Russia building anti-satellite weapons (Independent):
Russia is working on anti-satellite weapons to match technologies developed by other nations and will speed up modernization of its nuclear forces, a deputy defense minister was quoted as saying today.

Russia to outlaw criticism of WWII tactics (Telegraph):
The Russian government is to outlaw criticism of Soviet military tactics during the Second World War in the latest example of its heavy-handed approach to dissent.

U.S. to Invite The Wealthy To Invest in The Bailout (Washington Post):
The initiative to revive the consumer lending business, outlined by officials this week, offers these wealthy investors a new chance to make sizable profits — but, thanks to the government, without the risk of massive losses.

Mauritania expels Israeli diplomats, shuts embassy (Reuters):
NOUAKCHOTT (Reuters) – Mauritania’s military junta expelled Israeli diplomats and shut the embassy on Friday after freezing ties with the Jewish state over its invasion of Gaza.

Mandelson custard attack probed (BBC News)

Revealed: police databank on thousands of protesters (Guardian):
Police are targeting thousands of political campaigners in surveillance operations and storing their details on a database for at least seven years, an investigation by the Guardian can reveal.

Experts uncover cause of greyness (BBC News):
Experiments found it is caused by a massive build-up of hydrogen peroxide due to wear and tear of hair follicles, which blocks hair’s natural pigment.

Global News (05/03/09)

Suspicions grow that attack was ‘inside job’ (Independent):
Conspiracy theories fuelled by security lapses as hunt for gunmen continues

Venezuela’s Hugo Chavez tightens state control of food amid rocketing inflation and food shortages (Telegraph):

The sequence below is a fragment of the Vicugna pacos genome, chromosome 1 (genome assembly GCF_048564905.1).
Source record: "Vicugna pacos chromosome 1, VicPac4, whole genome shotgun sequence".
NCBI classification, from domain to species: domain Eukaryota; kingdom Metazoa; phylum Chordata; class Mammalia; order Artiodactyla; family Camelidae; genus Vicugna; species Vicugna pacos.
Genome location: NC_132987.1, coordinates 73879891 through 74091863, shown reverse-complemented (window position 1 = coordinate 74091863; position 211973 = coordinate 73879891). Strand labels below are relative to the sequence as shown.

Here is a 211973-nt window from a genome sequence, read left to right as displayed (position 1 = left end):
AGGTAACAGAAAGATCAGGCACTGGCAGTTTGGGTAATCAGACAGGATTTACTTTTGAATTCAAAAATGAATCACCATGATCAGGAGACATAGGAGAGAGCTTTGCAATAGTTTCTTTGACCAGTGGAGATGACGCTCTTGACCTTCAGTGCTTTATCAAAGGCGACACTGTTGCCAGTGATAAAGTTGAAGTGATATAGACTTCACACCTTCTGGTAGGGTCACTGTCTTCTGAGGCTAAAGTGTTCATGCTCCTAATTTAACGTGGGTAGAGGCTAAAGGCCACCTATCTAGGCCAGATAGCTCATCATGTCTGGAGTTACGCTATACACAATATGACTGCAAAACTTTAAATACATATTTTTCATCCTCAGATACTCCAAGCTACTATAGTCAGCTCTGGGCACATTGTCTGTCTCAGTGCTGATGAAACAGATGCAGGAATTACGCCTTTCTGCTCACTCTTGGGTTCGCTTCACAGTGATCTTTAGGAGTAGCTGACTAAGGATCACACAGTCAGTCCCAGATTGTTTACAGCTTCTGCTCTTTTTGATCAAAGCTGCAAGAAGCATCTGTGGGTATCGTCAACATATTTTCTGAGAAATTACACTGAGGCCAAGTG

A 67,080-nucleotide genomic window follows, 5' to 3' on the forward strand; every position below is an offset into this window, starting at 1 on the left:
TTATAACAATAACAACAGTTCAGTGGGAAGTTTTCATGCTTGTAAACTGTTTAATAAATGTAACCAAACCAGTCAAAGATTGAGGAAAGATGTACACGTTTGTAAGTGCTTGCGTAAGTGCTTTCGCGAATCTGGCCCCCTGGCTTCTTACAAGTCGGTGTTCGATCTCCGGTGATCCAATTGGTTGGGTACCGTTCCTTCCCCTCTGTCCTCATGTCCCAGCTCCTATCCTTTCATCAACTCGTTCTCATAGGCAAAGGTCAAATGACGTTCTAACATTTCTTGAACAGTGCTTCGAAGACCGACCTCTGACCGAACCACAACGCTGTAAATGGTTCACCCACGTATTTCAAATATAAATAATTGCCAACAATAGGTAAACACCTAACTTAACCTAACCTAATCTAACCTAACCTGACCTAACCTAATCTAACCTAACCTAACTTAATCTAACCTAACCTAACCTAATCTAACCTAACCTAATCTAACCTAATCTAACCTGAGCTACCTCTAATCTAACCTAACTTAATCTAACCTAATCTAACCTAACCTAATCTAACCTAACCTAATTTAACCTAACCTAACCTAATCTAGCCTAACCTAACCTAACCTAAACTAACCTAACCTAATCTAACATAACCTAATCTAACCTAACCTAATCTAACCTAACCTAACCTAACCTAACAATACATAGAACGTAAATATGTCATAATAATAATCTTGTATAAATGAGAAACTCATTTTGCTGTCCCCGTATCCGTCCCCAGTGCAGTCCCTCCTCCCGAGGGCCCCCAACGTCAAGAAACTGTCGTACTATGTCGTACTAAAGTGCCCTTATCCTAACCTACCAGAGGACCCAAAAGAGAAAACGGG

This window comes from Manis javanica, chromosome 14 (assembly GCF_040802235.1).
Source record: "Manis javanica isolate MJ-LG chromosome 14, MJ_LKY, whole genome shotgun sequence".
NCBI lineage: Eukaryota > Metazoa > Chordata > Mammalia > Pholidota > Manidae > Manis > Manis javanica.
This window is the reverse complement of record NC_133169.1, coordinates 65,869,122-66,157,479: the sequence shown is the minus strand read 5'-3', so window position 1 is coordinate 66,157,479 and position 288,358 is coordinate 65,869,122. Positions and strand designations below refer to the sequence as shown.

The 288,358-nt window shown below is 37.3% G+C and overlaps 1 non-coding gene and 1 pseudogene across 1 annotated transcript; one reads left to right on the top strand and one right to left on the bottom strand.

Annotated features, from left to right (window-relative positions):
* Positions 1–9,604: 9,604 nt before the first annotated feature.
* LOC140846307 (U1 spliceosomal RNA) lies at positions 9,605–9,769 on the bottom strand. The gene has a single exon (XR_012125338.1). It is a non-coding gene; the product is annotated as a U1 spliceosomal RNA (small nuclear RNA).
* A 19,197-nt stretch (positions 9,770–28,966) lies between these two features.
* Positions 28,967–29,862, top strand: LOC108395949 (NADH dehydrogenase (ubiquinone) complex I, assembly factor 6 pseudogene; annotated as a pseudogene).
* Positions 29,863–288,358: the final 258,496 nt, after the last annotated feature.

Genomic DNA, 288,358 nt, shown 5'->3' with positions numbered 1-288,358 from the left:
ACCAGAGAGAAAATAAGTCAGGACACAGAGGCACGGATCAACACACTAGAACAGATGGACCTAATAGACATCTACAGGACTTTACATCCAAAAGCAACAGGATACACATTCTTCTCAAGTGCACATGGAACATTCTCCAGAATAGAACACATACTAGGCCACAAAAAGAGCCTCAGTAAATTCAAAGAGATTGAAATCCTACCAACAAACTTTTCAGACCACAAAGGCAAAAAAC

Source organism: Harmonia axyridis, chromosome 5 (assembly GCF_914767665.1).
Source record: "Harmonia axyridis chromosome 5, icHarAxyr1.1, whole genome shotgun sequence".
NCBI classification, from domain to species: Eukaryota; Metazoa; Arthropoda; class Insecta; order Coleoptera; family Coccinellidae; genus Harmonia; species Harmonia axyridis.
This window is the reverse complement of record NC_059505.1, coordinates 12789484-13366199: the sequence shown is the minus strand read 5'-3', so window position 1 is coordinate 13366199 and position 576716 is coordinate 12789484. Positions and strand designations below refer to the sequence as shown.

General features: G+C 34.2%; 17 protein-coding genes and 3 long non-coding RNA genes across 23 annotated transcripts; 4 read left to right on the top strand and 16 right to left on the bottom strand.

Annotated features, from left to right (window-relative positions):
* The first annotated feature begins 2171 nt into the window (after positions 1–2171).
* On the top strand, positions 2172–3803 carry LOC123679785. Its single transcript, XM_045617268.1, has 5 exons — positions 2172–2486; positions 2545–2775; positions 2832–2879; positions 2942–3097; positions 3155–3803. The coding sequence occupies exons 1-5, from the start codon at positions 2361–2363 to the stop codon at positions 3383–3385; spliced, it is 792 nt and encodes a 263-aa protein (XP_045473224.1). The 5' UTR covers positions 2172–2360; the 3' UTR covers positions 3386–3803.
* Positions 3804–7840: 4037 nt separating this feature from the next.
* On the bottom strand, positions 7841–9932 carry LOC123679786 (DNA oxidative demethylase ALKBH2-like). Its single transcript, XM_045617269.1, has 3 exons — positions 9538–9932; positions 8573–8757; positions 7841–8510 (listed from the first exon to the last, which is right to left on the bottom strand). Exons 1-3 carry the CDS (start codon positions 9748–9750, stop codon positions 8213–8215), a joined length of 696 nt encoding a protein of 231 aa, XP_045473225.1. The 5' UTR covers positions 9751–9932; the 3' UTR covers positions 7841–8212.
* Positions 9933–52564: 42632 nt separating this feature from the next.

Venezuela’s public finances are unravelling, with oil prices at $40 a barrel, while the national budget is calculated at $60 a barrel. Inflation is running at over 30 per cent, yet with the new measures Mr Chavez is seeking to ensure that his core support, the poor, can still fill their shopping baskets with food.

Iran says its missiles could reach Israel’s nuclear facilities (Telegraph):
The country’s military chief, Gen Mohammad Ali Jafari, said Iran now has a mighty military force capable of deterring any US or Israeli attack. “All nuclear facilities in various parts of the lands under occupation of the Zionist regime are within the range of Iran’s missiles,” the official IRNA news agency quoted Jafari as saying Wednesday.

Ukraine in new gas showdown with Russia (Independent):
Police raid state energy firm days ahead of deadline for next gas payment:
Armed agents of Ukraine’s national security service raided the head office of the state energy company, Naftogaz, in Kiev yesterday, as part of an investigation into the alleged diversion of gas.

Now As The Much Greater Depression Progresses (International Forecaster)

US military chief to offer help to Mexico in violent drug war (AFP):
WASHINGTON (AFP) — America’s top military officer heads to Mexico this week to offer help to a government battling powerful drug cartels, amid alarm in Washington over escalating violence across the border.

NKorea threatens SKorean planes amid tensions (AP):
SEOUL, South Korea – North Korea threatened South Korean passenger planes flying near its airspace on Thursday and accused the U.S. and South Korea of attempting to provoke a nuclear war with upcoming joint military drills.

US private sector cuts 697,000 jobs (Financial Times):